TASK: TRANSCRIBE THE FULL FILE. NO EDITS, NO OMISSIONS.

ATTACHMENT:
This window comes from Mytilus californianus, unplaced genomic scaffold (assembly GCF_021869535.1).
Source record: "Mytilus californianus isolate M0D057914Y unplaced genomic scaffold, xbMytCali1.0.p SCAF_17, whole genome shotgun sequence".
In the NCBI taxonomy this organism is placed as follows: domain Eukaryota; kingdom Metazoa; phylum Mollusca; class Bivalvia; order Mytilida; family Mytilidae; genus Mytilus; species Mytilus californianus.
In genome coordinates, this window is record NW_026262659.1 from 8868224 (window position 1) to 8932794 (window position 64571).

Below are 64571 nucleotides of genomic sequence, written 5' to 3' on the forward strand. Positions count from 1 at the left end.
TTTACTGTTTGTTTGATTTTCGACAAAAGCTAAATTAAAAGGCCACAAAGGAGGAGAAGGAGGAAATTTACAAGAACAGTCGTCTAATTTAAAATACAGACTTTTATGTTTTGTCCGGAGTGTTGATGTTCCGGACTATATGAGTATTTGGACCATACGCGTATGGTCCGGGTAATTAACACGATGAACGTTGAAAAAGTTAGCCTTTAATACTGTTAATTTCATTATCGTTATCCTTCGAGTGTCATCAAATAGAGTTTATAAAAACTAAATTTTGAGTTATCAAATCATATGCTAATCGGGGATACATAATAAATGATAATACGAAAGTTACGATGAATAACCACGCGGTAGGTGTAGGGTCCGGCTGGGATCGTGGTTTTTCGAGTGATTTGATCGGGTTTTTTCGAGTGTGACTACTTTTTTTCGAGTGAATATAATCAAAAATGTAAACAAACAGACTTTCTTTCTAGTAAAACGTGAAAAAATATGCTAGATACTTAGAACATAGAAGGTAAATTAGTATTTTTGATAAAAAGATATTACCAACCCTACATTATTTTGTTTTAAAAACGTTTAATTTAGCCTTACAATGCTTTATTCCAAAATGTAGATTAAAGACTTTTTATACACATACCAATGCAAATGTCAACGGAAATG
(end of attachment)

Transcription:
This window comes from Mytilus californianus, unplaced genomic scaffold (assembly GCF_021869535.1).
Source record: "Mytilus californianus isolate M0D057914Y unplaced genomic scaffold, xbMytCali1.0.p SCAF_17, whole genome shotgun sequence".
In the NCBI taxonomy this organism is placed as follows: domain Eukaryota; kingdom Metazoa; phylum Mollusca; class Bivalvia; order Mytilida; family Mytilidae; genus Mytilus; species Mytilus californianus.
In genome coordinates, this window is record NW_026262659.1 from 8868224 (window position 1) to 8932794 (window position 64571).

Below are 64571 nucleotides of genomic sequence, written 5' to 3' on the forward strand. Positions count from 1 at the left end.
TTTACTGTTTGTTTGATTTTCGACAAAAGCTAAATTAAAAGGCCACAAAGGAGGAGAAGGAGGAAATTTACAAGAACAGTCGTCTAATTTAAAATACAGACTTTTATGTTTTGTCCGGAGTGTTGATGTTCCGGACTATATGAGTATTTGGACCATACGCGTATGGTCCGGGTAATTAACACGATGAACGTTGAAAAAGTTAGCCTTTAATACTGTTAATTTCATTATCGTTATCCTTCGAGTGTCATCAAATAGAGTTTATAAAAACTAAATTTTGAGTTATCAAATCATATGCTAATCGGGGATACATAATAAATGATAATACGAAAGTTACGATGAATAACCACGCGGTAGGTGTAGGGTCCGGCTGGGATCGTGGTTTTTCGAGTGATTTGATCGGGTTTTTTCGAGTGTGACTACTTTTTTTCGAGTGAATATAATCAAAAATGTAAACAAACAGACTTTCTTTCTAGTAAAACGTGAAAAAATATGCTAGATACTTAGAACATAGAAGGTAAATTAGTATTTTTGATAAAAAGATATTACCAACCCTACATTATTTTGTTTTAAAAACGTTTAATTTAGCCTTACAATGCTTTATTCCAAAATGTAGATTAAAGACTTTTTATACACATACCAATGCAAATGTCAACGGAAATG